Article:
[1] in John Ross’ history of Mexico City, El Monstruo, which I highly recommend.



•June 21, 2010 • Leave a Comment

Istanbul is haunted by the ghost of Atatürk.  He keeps close watch on contemporary Istanbulis (and all Turks, for that matter) to make sure they continue to be Modern.  From his high perch in every office, classroom, yoga studio, or nursery school hung with the mandatory (for modernites) poster-sized portraits, to the giant bronze statues found in university parks and ferry stations, not to mention his likeness on all currency…his stern fatherly gaze intends to remind everyone of what it means to be Modern Turkish in this nation he founded almost a century ago.  In the half-a-dozen visits I have made to this former imperial city to visit with my fellow Chi(cago)langa (from Mexico City via Chitown) sister and her new Turkish family, I have attempted to observe, feel, witness, and also question this notion of modern Turkishness, as part of my on-going exploration of how we live our present-day modernities in various places around the world.  Often, I’ve met with silence or reluctance to talk about such things from many Turks.  It seems the cult of Ata wasn’t so prevalent before the military coup of 1980, which intentionally revitalized his nationalizing presence along with related punitive measures, such as penal code article 301 which punishes intellectuals for any anti-Turkish thought.  What exactly constitutes an assault on “Turkishness” remains vague, but Ataturk’s symbolism remains hotly defended by many Turks who themselves happily don Ataturk’s image on everything from key chains to cellphones.  In Turkey today you can be assured that wherever you go, Atatürk is nearby, as he most surely was when my sister went for her citizenship exam, which consisted mainly of reciting (not singing) the opening lines of the national anthem.  She passed the testing for Turkishness; I wonder if we’d pass similar tests for our Mexicanness, whatever that is.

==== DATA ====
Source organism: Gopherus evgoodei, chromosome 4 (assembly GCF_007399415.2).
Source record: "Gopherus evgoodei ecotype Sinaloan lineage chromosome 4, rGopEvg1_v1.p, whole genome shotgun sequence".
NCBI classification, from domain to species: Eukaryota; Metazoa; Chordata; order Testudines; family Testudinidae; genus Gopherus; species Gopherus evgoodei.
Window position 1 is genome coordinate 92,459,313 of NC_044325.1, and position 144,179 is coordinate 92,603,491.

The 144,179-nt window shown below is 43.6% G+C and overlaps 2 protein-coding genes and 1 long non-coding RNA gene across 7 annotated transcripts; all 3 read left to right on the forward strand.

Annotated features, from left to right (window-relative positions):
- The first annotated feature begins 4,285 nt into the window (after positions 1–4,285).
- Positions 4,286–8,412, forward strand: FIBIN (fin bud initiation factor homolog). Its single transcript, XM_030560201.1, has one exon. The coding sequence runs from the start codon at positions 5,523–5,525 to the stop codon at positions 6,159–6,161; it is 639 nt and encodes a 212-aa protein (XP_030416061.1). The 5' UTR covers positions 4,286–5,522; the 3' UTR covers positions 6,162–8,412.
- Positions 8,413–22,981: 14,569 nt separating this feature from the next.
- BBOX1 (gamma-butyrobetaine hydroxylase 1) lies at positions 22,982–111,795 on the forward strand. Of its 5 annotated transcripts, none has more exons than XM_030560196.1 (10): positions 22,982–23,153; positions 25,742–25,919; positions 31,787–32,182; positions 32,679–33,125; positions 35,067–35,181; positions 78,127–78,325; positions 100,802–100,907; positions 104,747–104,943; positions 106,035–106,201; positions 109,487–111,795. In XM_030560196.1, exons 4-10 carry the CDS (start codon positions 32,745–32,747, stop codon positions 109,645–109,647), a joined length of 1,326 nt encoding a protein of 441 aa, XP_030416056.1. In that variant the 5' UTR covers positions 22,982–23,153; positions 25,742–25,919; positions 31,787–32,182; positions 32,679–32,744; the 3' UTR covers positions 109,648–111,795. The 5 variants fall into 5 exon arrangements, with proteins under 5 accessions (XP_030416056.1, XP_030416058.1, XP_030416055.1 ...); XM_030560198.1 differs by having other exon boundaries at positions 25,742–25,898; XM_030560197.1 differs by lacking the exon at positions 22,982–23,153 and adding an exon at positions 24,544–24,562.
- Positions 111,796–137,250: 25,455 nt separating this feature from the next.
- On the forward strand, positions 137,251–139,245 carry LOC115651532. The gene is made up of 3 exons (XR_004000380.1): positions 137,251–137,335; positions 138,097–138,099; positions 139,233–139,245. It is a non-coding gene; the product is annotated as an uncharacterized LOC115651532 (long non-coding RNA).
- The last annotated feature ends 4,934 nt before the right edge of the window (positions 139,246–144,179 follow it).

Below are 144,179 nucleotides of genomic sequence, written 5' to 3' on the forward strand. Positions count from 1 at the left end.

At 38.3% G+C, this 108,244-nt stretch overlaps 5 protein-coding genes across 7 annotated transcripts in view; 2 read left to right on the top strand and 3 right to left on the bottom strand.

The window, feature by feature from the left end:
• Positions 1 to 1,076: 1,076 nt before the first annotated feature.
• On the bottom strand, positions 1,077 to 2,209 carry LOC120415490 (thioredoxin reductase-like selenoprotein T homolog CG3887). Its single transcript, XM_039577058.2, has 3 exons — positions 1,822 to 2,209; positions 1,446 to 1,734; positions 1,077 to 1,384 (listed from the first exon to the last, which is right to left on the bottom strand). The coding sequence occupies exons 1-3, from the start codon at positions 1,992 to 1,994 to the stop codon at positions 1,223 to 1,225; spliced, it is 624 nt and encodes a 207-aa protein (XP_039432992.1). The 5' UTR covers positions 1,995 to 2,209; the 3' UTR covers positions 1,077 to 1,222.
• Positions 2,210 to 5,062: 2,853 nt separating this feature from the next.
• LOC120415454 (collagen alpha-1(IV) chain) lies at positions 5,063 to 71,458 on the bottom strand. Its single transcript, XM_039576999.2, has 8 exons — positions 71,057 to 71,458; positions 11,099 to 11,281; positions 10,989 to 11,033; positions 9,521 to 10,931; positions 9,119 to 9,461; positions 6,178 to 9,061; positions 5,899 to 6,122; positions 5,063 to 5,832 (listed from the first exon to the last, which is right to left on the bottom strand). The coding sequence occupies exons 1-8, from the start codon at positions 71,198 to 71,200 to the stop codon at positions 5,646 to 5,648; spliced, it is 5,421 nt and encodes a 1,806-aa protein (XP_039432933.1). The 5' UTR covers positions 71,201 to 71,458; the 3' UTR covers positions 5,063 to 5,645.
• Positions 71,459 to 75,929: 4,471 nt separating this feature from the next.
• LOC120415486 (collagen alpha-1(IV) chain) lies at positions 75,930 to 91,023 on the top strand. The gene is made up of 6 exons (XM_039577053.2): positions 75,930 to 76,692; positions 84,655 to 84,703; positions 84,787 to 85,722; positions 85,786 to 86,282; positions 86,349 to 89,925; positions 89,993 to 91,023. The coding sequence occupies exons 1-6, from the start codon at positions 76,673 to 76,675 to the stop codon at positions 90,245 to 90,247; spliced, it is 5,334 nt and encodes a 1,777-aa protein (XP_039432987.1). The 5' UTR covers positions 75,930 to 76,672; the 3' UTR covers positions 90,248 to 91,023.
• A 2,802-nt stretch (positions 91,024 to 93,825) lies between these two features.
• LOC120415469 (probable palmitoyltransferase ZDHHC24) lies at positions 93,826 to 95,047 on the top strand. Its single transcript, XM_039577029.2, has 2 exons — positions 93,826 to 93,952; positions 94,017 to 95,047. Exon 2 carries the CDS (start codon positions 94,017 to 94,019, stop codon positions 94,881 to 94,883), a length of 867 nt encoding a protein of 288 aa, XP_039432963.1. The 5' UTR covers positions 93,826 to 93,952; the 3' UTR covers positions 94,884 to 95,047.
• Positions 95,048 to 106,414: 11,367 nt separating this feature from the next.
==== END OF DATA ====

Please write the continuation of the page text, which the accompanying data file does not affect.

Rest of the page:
•February 11, 2009 • Leave a Comment

Hoy fuí a comer con Juan, quien está viviendo en comunidad Tojolabal aprendiendo la lengua y su mundo.  We spoke about the role of spirituality, and Liberation Theology in this part of the world, como después de Vaticano III, llegaron los curas aquí y fueron cambiados por los indios.  It’s not like in other places, he said, aquí los indios les dicen a los curas como esta la cosa.  Luego esta noche, me topo cybernéticamente con esto:

cruz, Chiapa del CorzoEn 1992, mientras se celebraban los cinco siglos de algo así como la salvación de las Américas, un sacerdote católico llegó a una comunidad metida’en las hondonadas del sureste mexicano. Antes de la misa, fue la confesión. En lengua tojolobal, los indios contaron sus pecados. Carlos Lenkersdorf hizo lo que pudo traduciendo las confesiones, una tras otra, aunque él bien sabía que es imposible traducir esos misterios: –Dice que ha abandonado al maíz –tradujo Carlos–. Dice que muy triste está la milpa. Muchos días sin ir. –Dice que ha maltratado al fuego. Ha aporreado la lumbre, porque no ardía bien. –Dice que ha profanado el sendero, que lo anduvo macheteando sin razón. –Dice que ha lastimado al buey. –Dice que ha volteado un árbol y no le ha dicho por qué. El sacerdote no supo qué hacer con esos pecados, que no figuran en el catálogo de Moisés.

Eduardo Galeano, Bocas del Tiempo

fotografía de Georgina Valverde

Digna Rabia

•January 13, 2009 • Leave a Comment

digna rabia poster

“It’s like Dante’s Inferno; they are bombing people in a cage.”

(Mads Gilbert, a Norwegian doctor currently working in Gaza).

These past two weeks I have felt much like Edvard Munch’s, silent Scream, which this poster from the Primer Festival Mundial de la Digna Rabia (First World Festival of Dignified Rage, organized by the Zapatistas), bears likeness to.  The Gaza situation is horrific.  We are organizing events here in Chiapas to raise consciousness and solidarity, as well as join in concrete actions (like the Boycott, Divest, Sanctions approach applied to apartheid South Africa) towards Israel.  I attended much of La Digna Rabia, both in Mexico D.F. and here in Chiapas where Marcos gave a powerful condemnation speech among various other events in support (John Berger read a very moving letter by Ghassan Kanafani).  The Municipal Palace was also fabulously graffiti bombed in the middle of the night with pro-Palestinian images and words saying ¡NO ESTAN SOLOS! and ¡TODOS SOMOS GAZA! amongst support for the repressions in Oaxaca, Atenco, and Oakland.  In Oaxaca, there were 200 people arrested at a demonstration for Palestine at the U.S. consulate.  So, in the midst of all this darkness, we are not staying silent, and I am actually feeling the ground shift, things are changing, but it is darkest before the dawn of course, and I think there is still much darkness to come.

Yet this land and people here in the red earth of Chiapas give me much hope and strength.  Otro Mundo, Otro Camino.  Y mucho corazón, abajo y a la izquierda.